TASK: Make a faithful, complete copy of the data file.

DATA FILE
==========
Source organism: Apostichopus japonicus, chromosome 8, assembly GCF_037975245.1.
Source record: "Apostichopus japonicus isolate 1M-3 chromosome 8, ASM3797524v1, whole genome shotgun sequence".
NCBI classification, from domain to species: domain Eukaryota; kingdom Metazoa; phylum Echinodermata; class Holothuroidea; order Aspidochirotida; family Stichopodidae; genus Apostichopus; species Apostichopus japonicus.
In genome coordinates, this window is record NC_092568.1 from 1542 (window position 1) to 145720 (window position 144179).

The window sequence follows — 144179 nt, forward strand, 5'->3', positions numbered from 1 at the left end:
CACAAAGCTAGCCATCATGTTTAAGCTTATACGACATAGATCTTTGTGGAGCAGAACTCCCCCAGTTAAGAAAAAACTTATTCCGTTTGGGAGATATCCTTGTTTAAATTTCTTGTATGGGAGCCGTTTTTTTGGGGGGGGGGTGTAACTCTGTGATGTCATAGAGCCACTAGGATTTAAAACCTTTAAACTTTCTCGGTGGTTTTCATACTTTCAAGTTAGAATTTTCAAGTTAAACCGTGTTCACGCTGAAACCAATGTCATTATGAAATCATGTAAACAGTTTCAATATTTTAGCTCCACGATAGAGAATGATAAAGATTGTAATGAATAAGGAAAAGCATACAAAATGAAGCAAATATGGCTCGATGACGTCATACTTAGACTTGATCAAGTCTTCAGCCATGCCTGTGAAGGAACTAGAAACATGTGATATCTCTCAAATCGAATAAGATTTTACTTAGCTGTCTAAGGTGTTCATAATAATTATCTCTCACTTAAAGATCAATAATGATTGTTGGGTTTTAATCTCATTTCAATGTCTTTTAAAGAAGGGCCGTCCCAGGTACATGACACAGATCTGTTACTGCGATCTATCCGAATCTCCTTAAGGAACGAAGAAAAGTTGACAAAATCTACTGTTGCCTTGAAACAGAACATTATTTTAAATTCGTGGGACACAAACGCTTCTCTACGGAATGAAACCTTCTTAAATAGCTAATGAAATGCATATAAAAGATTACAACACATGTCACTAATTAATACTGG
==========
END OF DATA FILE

Source organism: Apostichopus japonicus, chromosome 8, assembly GCF_037975245.1.
Source record: "Apostichopus japonicus isolate 1M-3 chromosome 8, ASM3797524v1, whole genome shotgun sequence".
NCBI classification, from domain to species: domain Eukaryota; kingdom Metazoa; phylum Echinodermata; class Holothuroidea; order Aspidochirotida; family Stichopodidae; genus Apostichopus; species Apostichopus japonicus.
In genome coordinates, this window is record NC_092568.1 from 1542 (window position 1) to 145720 (window position 144179).

The window sequence follows — 144179 nt, forward strand, 5'->3', positions numbered from 1 at the left end:
CACAAAGCTAGCCATCATGTTTAAGCTTATACGACATAGATCTTTGTGGAGCAGAACTCCCCCAGTTAAGAAAAAACTTATTCCGTTTGGGAGATATCCTTGTTTAAATTTCTTGTATGGGAGCCGTTTTTTTGGGGGGGGGGTGTAACTCTGTGATGTCATAGAGCCACTAGGATTTAAAACCTTTAAACTTTCTCGGTGGTTTTCATACTTTCAAGTTAGAATTTTCAAGTTAAACCGTGTTCACGCTGAAACCAATGTCATTATGAAATCATGTAAACAGTTTCAATATTTTAGCTCCACGATAGAGAATGATAAAGATTGTAATGAATAAGGAAAAGCATACAAAATGAAGCAAATATGGCTCGATGACGTCATACTTAGACTTGATCAAGTCTTCAGCCATGCCTGTGAAGGAACTAGAAACATGTGATATCTCTCAAATCGAATAAGATTTTACTTAGCTGTCTAAGGTGTTCATAATAATTATCTCTCACTTAAAGATCAATAATGATTGTTGGGTTTTAATCTCATTTCAATGTCTTTTAAAGAAGGGCCGTCCCAGGTACATGACACAGATCTGTTACTGCGATCTATCCGAATCTCCTTAAGGAACGAAGAAAAGTTGACAAAATCTACTGTTGCCTTGAAACAGAACATTATTTTAAATTCGTGGGACACAAACGCTTCTCTACGGAATGAAACCTTCTTAAATAGCTAATGAAATGCATATAAAAGATTACAACACATGTCACTAATTAATACTGG